Without sharing details, the first half of the session was a meandering affair with the sharing of many bits of information including recent experiences, reactions and feelings. While I could have facilitated a more goal-oriented focus, I felt it was important to just listen and let the natural expression proceed.
Mid-way through the session, a question bubbled up that then led us into a new depth where many of the previous ideas shared wove effortlessly and obviously into a beautiful tapestry. A weaving together that concluded with what appeared to be a significant breakthrough for her–a new relationship with and experience of a struggle that has ensued for nearly 30 years. I doubt we would have reached that new level of perspective if we had rushed after some pre-meditated result.
With so much pressure for quick results these days, we often find ourselves skimming across the surface of complex and confusing issues. If we take a brief look into the history of complex problems and their solutions, confusing by their very nature, we find that if we’re willing to wade into and be with that confusion long enough, more resilient solutions tend to emerge.
Pushing for clarity too early often yields superficial results
While this might be a good place to offer an example of a complex business problem solved by diving deeper into the sea of uncertainty, I’m instead going to share a more personal, physical, metaphorical example, as I often like to do.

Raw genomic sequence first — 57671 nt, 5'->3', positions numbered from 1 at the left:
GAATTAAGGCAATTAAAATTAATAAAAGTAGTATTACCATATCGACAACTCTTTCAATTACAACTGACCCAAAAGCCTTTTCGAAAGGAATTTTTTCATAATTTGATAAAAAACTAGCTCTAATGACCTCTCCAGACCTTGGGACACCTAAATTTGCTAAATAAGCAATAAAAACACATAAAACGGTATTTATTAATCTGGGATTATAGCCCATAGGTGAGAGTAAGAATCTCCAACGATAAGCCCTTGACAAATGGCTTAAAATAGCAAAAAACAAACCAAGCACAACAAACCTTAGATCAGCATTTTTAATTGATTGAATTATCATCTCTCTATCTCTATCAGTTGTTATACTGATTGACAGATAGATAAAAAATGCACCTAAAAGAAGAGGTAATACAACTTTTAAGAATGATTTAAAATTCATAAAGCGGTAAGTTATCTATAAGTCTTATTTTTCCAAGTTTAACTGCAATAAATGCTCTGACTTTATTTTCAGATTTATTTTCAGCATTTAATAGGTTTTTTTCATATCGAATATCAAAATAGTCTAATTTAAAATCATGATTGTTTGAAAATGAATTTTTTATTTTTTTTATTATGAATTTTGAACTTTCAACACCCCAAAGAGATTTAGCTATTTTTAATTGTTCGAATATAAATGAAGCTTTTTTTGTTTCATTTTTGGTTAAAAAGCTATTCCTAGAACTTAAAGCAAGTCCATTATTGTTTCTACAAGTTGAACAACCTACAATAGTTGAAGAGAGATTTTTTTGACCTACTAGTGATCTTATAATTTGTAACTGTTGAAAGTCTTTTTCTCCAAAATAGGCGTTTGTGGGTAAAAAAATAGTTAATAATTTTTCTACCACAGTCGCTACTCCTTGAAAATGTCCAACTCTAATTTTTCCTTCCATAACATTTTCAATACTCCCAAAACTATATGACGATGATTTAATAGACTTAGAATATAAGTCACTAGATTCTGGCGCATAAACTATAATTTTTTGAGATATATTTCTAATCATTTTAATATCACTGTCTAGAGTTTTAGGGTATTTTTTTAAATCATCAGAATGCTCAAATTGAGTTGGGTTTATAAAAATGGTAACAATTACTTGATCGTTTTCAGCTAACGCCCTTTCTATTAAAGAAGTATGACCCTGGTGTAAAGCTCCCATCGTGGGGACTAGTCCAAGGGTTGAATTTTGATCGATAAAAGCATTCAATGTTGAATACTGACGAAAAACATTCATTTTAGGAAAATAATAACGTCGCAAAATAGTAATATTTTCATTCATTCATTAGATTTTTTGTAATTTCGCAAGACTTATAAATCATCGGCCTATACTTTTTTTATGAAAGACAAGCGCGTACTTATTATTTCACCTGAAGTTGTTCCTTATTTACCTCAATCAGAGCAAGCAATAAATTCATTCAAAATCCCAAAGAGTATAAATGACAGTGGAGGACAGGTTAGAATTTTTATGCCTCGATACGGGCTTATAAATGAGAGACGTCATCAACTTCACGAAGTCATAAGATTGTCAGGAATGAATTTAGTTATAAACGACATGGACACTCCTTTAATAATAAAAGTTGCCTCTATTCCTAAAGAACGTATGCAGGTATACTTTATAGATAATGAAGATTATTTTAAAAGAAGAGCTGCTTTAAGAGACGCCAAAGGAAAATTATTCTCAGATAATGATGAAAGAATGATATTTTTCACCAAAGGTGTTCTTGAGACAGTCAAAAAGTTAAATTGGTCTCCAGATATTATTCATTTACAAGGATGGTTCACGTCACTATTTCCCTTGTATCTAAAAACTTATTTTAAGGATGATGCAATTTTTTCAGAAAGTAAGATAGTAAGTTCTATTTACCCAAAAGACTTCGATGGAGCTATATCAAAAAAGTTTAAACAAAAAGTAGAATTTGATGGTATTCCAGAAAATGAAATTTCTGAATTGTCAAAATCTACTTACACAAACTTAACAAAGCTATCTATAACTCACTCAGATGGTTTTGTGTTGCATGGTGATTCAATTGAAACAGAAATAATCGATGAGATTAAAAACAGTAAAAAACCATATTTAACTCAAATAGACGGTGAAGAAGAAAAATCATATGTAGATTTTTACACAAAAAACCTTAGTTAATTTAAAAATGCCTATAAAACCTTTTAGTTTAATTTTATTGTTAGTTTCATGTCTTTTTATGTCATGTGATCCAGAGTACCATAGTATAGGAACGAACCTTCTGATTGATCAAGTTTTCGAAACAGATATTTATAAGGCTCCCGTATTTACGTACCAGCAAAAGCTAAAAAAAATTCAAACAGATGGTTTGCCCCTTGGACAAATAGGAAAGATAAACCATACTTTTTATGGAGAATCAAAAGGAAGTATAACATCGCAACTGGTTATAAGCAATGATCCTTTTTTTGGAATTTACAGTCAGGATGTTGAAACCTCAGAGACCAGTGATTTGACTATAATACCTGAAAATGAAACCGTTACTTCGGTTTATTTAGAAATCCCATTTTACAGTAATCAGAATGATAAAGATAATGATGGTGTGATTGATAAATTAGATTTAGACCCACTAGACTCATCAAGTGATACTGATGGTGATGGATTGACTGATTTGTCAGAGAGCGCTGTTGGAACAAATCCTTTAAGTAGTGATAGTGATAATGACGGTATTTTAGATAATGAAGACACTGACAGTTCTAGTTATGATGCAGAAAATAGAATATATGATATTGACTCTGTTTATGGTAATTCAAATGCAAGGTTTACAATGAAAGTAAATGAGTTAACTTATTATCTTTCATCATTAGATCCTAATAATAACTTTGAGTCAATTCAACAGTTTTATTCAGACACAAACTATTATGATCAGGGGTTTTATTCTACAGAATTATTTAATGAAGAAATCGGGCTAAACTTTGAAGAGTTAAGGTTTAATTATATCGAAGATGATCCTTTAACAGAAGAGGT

The Patio. Many years ago, I decided to take on the task of building a rock patio in my back yard. The area of the patio was about 15 foot square and I had decided to use a collection of natural slate harvested from a riverbed somewhere. The stone I acquired came in beautiful varied earth tones, as well as extreme variations in shapes, sizes, and thickness.
Creating context. I had seen my father do something similar as a child and thought it would be a cinch. I started by creating a cement footing to define the perimeter of the patio, leveled and compacted the surface, and covered it in a layer of sand. Then I set about positioning the stones so that the space between them would average a half inch or so.
Apparent lack of progress. Everyday when I came home from work, I’d spend an hour or two in the backyard working on this patio. What I soon discovered was that it was going to take a very long time to do. Trying to fit these randomly sized stones in a way that would work would be like completing a puzzle using pieces from a dozen different boxes! Almost every time I faced this project, I felt like I was simply fumbling for the first 45 minutes or so.
Emergence of a new and beautiful truth. But then something interesting would start to happen. The pieces would begin to find their places. I know this sounds strange but it seems like the most appropriate way to describe the process. It’s as if my body/mind would have to familiarize itself with the shape of the available pieces and the configuration of the space long enough for it become obvious what should go where and in what order. I finished the patio and it was a beautiful piece of work!
How might you apply, or have you applied these insights to your current life or work situation? Please share your questions, feedback, or experience in the comments section below.